Argyle’s Tasting House and exterior areas are huge and patrons can easily social distance while enjoying these excellent wines.
Where To Stay In Willamette Valley
Abbey Road Farm, Carlton
Abbey Road Farm and the Silo Suites Bed and Breakfast is one of the more unique properties on all of the Willamette Valley. This magical place is a true farm, complete with donkeys, sheep, pigs, and chickens. It is organic and biodynamic and, under the close and creative eye of winemaker and vineyard designer, Abbey Road Farm not only has vineyards with traditional grapes like chardonnay and pinot noir but the new plantings will include an array of 19 varietals including exotic Spanish and Italian varieties. The tasting room features not only the Abbey Road Farm wines — with whimsical drawings of the farm animals — but also wines from several other winemakers who make wines there.
The Silo Suites are simply that; a bed and breakfast with luxury suites, built into huge converted grain silos. You have never seen anything like this and, when you put the three silos together, they work amazingly well as a trendy lodge. Every night a fire pit is lit for guests to gather around, there is a social room for games, drinks, and food, but the best part is breakfast. The chef on staff prepares a truly unique multi-course breakfast with fresh-made caneles and granola parfaits. Then, the chef brings out a salad and a main course — which may be chicken and waffles or pressed duck. Gourmet is an understatement. And the staff can cater to dietary needs.
Abbey Road Farm has huge indoor and outdoor event spaces and hosts dozens of weddings a year (when safe), as well as business retreats and meetings in their stables and indoor arena.
Youngberg Hill Inn, McMinnville
The views from Youngberg Hill Vineyard and Inn would be a good enough reason to stay at this comfortable 8-room inn with comfy beds and plenty of balconies and places to read, chat, and enjoy wines. A bonus at Youngberg Hill, which resides in the McMinnville AVA, is that the owner is highly regarded winemaker Wayne Bailey. The Youngberg Hill Wines are available to guests as well as the first-floor tasting room, which offers a range of wines from sparkling roses to chardonnay and an array of single-vineyard pinot noirs named after the three Bailey daughters. Wife Nicolette manages the inn and the entire family helps take care of the farm animals including the Scottish Highland calf named Nutmeg.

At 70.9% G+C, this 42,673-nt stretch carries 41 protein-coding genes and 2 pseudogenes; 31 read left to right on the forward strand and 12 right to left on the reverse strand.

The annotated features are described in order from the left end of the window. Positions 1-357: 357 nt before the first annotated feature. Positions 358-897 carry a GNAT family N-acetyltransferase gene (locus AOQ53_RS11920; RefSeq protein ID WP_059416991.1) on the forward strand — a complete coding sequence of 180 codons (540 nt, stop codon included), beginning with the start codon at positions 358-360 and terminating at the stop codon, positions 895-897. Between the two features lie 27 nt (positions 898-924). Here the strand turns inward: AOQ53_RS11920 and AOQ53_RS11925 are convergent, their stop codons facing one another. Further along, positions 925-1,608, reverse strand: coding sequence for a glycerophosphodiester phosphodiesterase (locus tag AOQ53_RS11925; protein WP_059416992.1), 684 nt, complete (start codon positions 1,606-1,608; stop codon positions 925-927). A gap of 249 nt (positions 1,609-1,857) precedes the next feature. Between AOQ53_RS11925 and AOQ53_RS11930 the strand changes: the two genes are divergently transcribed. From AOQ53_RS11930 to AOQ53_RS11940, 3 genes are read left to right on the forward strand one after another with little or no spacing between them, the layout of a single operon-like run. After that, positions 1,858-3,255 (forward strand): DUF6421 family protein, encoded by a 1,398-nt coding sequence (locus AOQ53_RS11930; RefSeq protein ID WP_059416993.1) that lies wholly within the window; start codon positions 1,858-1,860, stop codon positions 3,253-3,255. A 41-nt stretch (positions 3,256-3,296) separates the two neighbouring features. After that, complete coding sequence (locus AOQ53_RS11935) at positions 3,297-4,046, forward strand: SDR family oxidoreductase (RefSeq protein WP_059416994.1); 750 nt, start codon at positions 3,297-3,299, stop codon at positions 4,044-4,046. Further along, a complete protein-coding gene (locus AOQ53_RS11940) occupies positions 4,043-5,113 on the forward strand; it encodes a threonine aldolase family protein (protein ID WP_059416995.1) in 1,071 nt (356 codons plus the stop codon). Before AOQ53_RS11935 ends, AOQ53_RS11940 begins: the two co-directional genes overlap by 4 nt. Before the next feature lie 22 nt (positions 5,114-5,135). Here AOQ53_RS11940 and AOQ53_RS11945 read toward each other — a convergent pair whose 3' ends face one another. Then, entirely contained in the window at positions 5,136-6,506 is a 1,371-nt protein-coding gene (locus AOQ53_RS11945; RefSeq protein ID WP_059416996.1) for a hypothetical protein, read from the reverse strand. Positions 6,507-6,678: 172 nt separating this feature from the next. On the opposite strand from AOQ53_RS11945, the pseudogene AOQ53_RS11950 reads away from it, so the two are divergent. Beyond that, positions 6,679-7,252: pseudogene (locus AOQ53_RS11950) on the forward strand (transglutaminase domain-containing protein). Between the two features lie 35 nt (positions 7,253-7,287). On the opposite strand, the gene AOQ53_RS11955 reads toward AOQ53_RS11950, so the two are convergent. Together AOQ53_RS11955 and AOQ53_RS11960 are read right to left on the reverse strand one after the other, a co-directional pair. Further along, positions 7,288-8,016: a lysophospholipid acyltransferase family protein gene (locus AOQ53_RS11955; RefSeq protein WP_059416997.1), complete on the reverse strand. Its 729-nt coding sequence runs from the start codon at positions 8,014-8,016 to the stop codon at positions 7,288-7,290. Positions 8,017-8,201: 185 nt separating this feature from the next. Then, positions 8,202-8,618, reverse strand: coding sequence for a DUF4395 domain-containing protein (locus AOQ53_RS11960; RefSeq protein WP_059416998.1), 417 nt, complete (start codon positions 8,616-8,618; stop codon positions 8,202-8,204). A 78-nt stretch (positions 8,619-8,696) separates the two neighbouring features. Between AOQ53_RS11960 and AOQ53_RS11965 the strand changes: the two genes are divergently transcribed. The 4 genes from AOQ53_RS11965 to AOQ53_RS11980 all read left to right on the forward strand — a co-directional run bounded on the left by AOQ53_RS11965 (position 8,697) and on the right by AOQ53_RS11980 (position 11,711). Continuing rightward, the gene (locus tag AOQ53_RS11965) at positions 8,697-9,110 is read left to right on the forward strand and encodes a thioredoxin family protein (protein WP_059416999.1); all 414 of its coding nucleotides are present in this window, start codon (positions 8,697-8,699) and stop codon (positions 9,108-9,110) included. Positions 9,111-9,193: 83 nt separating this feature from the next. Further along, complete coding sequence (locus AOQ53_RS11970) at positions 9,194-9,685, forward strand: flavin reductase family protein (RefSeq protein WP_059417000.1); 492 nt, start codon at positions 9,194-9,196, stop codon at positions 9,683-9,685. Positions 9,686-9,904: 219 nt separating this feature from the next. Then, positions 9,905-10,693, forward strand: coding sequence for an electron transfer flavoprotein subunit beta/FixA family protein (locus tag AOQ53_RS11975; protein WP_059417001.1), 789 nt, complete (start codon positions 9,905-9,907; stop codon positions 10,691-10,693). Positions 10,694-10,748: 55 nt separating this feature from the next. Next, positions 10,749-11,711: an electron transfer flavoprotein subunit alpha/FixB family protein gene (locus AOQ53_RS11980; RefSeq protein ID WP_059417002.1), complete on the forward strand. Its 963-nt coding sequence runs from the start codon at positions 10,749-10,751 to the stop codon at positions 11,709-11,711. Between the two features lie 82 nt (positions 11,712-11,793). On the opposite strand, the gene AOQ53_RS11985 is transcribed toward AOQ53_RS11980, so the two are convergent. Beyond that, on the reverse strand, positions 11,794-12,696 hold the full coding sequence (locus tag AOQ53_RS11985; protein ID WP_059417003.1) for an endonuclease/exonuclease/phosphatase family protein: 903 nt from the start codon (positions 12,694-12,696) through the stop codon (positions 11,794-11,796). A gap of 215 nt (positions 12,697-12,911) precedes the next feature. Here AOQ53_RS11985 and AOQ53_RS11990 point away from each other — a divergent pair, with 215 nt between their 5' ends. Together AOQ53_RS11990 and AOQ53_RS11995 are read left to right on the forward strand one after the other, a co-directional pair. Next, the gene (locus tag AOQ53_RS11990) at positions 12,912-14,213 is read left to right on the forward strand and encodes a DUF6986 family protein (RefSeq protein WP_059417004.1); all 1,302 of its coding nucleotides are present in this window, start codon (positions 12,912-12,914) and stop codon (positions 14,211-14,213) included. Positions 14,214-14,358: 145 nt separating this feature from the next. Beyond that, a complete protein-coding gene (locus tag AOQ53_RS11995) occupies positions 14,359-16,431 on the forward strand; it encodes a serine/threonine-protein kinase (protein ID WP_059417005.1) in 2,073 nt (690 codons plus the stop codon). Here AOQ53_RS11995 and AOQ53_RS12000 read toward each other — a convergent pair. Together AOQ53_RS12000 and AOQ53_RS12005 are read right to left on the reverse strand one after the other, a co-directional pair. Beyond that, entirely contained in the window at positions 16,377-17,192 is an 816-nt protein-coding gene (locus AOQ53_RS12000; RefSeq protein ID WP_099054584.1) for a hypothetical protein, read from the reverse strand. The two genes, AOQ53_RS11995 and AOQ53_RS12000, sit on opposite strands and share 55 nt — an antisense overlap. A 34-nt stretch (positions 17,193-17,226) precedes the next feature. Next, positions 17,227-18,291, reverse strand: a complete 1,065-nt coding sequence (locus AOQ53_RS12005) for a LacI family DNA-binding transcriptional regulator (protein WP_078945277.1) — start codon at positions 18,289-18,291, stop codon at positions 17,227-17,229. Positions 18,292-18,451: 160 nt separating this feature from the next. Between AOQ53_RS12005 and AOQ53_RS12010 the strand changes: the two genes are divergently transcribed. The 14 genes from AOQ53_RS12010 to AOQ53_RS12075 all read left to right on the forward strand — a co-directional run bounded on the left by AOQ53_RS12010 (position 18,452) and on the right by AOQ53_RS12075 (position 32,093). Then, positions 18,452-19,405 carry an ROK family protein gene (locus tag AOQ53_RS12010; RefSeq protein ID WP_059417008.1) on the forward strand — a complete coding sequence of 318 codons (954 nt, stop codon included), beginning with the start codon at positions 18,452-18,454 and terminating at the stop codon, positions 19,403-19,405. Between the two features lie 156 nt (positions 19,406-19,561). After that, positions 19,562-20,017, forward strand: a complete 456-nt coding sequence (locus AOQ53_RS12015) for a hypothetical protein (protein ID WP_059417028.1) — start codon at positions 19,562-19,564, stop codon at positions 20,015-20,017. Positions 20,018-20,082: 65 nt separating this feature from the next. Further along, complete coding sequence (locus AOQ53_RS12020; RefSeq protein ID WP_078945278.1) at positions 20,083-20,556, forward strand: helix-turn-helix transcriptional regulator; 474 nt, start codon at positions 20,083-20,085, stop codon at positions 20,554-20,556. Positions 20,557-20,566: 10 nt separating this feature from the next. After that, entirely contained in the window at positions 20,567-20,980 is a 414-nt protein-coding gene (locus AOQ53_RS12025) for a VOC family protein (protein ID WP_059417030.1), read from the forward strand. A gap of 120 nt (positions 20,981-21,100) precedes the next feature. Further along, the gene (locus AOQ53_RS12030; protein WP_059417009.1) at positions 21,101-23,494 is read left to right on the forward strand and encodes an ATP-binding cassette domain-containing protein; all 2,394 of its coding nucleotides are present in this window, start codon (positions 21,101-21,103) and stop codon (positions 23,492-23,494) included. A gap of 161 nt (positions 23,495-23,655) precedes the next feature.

Pro Tip: Make reservations well in advance for both the inn and tasting room. Great views from the Martini Room but all rooms are well-appointed with views and many have jacuzzi tubs. Breakfast is delivered to the room in times of COVID but normal operations offer a multi-course gourmet breakfast.
McMenamins Oregon Hotel, McMinnville
If you haven’t heard of McMenamins hotels, breweries, restaurants, and attractions in the Pacific Northwest, then you’ve been hiding under a rock. The McMenamin brothers have turned the hospitality business upside down by turning decrepit, abandoned yet usually historic buildings into unique places to stay, dine, and celebrate.
These structures are unique and whimsical with beautiful grounds and many activities. In the town of McMinnville in the Willamette Valley, McMenamins has restored the Oregon Hotel, built in 1905 to be a centerpiece of the town, with 42 guestrooms, a rooftop bar for a 360-degree view of the Valley, and a pub at street level.
The Vintages Trailer Resort, Dayton
The Vintages Trailer Resort is actually many pieces of history grouped together in a magnificent display of Americana through the history of recreational vehicles. From 1947 to 1999 models, the variety of classic trailers is fantastic. In their own tree-lined neighborhood, each of these trailers is a dog- and kid-friendly small home with the privacy and social distancing necessary during these times. Two bikes are parked behind each trailer for cruising around the area.
Located midway between McMinnville and Dundee, two perfect wine country towns with plenty of restaurants, shops, and tasting rooms, The Vintages is also close to the popular Evergreen Aviation and Space Museum and dozens of wineries. Check the website for special packages that include The Vintages-produced wine, snacks, and spa accessories.
The Allison Inn And Spa, Newberg
The Leed Gold Certified Allison Inn and Spa is the ultimate in luxury retreats in the Willamette Valley with huge 500-square-foot rooms and a restaurant that reflects the bounty of the region. JORY is open for breakfast, brunch, lunch, and dinner, and is considered one of the best in the Valley.
The indoor pool and huge Allison Spa completes the picture with a range of spa treatments from massages and facials to hair and nail services. The Allison is not inexpensive but well-located in Newberg, near 200 wineries, and definitely worth the splurge. Service is exquisite.
Pro Tip: If the price of a room is too steep, enjoy brunch or lunch at JORY Restaurant and get a chance to walk the hotel and grounds.
Here’s everything you should know before wine tasting in Willamette as well as helpful information about the other fun things you can do in the area. Happy sipping!